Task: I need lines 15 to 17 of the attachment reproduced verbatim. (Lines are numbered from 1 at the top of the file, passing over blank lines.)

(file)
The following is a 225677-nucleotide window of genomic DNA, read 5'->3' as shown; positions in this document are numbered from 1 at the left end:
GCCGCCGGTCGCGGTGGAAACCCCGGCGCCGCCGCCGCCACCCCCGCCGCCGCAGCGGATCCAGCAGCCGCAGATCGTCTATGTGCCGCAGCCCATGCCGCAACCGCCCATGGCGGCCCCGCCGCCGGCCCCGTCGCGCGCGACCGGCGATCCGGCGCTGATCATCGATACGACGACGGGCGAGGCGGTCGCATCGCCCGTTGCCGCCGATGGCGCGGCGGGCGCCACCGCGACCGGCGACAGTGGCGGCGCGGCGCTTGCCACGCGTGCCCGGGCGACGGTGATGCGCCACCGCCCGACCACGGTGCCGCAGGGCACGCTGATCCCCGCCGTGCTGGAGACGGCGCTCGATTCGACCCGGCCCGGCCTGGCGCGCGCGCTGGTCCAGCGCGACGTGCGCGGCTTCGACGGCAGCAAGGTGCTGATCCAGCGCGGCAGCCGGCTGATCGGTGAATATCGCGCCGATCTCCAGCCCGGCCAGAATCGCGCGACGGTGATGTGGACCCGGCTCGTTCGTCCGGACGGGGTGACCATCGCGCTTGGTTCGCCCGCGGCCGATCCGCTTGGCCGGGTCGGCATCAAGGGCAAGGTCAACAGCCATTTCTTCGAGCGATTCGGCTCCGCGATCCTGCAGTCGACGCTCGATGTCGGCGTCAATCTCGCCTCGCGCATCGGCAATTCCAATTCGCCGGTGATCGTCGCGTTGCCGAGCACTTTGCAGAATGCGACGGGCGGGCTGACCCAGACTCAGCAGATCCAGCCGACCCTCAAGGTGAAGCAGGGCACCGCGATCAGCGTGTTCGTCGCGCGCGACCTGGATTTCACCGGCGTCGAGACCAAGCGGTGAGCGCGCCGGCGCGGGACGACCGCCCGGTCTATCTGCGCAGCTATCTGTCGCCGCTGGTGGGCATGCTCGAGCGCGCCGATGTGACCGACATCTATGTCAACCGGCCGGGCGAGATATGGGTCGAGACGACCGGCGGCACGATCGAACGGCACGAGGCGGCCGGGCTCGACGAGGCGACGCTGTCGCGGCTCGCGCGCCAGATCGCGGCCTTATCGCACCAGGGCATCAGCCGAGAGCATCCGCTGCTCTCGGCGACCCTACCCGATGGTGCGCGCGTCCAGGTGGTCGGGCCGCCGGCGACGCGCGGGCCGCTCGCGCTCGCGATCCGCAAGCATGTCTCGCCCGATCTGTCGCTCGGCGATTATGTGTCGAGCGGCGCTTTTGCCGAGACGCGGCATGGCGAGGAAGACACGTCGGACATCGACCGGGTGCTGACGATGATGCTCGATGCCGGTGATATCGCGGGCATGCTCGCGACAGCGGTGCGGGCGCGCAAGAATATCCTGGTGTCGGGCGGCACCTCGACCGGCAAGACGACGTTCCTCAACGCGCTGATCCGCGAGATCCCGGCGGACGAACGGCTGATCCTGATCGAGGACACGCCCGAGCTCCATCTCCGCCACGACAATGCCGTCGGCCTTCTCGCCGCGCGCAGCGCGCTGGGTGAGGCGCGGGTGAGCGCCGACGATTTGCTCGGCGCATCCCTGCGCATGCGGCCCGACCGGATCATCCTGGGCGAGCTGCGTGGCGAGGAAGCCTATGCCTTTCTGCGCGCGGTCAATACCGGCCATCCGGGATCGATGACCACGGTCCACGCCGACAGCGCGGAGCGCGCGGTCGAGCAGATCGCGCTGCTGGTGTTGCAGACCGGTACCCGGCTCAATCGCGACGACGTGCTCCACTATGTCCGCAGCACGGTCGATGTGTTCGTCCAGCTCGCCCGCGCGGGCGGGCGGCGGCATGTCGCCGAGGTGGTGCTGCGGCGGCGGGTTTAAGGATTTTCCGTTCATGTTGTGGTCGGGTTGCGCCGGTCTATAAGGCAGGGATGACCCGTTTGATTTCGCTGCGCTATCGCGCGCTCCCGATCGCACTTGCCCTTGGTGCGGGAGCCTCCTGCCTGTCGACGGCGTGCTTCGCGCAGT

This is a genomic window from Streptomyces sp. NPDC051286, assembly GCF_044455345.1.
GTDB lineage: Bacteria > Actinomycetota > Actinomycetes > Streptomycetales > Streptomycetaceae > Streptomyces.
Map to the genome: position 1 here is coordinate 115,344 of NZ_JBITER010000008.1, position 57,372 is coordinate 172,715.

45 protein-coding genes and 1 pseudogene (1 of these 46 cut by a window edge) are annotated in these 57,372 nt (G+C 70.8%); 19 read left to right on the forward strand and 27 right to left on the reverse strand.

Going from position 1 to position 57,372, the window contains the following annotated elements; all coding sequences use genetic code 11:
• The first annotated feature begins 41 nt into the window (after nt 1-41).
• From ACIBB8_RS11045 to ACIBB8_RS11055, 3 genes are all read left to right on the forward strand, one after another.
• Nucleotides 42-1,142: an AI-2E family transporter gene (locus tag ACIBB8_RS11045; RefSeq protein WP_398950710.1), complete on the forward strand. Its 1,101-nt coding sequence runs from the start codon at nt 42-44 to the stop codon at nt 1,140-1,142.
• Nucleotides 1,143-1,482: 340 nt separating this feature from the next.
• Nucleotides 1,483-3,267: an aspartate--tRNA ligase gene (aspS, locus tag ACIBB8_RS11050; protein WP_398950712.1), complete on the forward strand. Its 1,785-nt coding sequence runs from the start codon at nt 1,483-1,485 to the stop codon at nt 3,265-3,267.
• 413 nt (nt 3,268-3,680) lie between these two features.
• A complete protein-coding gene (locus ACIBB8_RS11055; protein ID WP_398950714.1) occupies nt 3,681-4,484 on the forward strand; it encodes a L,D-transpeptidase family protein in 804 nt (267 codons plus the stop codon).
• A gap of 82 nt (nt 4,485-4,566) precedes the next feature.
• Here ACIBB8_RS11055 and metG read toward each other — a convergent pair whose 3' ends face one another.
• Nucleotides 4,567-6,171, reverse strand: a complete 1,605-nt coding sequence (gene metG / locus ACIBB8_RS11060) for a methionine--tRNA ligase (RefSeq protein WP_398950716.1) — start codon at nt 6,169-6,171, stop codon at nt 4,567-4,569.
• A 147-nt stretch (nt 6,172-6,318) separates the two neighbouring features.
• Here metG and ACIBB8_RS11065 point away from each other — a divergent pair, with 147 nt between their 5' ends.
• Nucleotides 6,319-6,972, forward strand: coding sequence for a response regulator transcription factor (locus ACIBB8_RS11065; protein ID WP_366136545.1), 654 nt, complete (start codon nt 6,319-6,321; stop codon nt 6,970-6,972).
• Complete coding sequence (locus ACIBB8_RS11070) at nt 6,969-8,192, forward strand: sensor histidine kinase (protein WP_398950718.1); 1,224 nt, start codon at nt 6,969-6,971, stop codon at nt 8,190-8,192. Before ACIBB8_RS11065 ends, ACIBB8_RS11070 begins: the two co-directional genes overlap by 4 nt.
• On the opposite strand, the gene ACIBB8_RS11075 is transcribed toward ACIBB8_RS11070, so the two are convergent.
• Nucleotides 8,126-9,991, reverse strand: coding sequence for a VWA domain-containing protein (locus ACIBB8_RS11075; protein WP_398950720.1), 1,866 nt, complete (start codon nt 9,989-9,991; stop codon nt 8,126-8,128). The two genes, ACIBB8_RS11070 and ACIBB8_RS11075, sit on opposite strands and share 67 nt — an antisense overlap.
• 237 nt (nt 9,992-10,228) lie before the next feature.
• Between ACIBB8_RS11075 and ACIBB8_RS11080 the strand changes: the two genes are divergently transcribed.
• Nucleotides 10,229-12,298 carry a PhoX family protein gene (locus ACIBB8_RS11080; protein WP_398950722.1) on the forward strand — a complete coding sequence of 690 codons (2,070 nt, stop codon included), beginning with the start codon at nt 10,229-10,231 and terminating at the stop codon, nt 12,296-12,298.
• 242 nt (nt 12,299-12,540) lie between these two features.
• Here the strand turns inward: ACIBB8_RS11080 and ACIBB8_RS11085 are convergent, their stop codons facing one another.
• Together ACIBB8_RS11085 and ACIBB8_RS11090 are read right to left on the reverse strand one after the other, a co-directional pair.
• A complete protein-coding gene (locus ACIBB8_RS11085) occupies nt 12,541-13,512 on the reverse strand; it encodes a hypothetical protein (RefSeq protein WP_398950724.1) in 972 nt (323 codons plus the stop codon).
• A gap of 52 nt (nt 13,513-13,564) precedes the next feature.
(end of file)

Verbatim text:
• A gap of 82 nt (nt 4,485-4,566) precedes the next feature.
• Here ACIBB8_RS11055 and metG read toward each other — a convergent pair whose 3' ends face one another.
• Nucleotides 4,567-6,171, reverse strand: a complete 1,605-nt coding sequence (gene metG / locus ACIBB8_RS11060) for a methionine--tRNA ligase (RefSeq protein WP_398950716.1) — start codon at nt 6,169-6,171, stop codon at nt 4,567-4,569.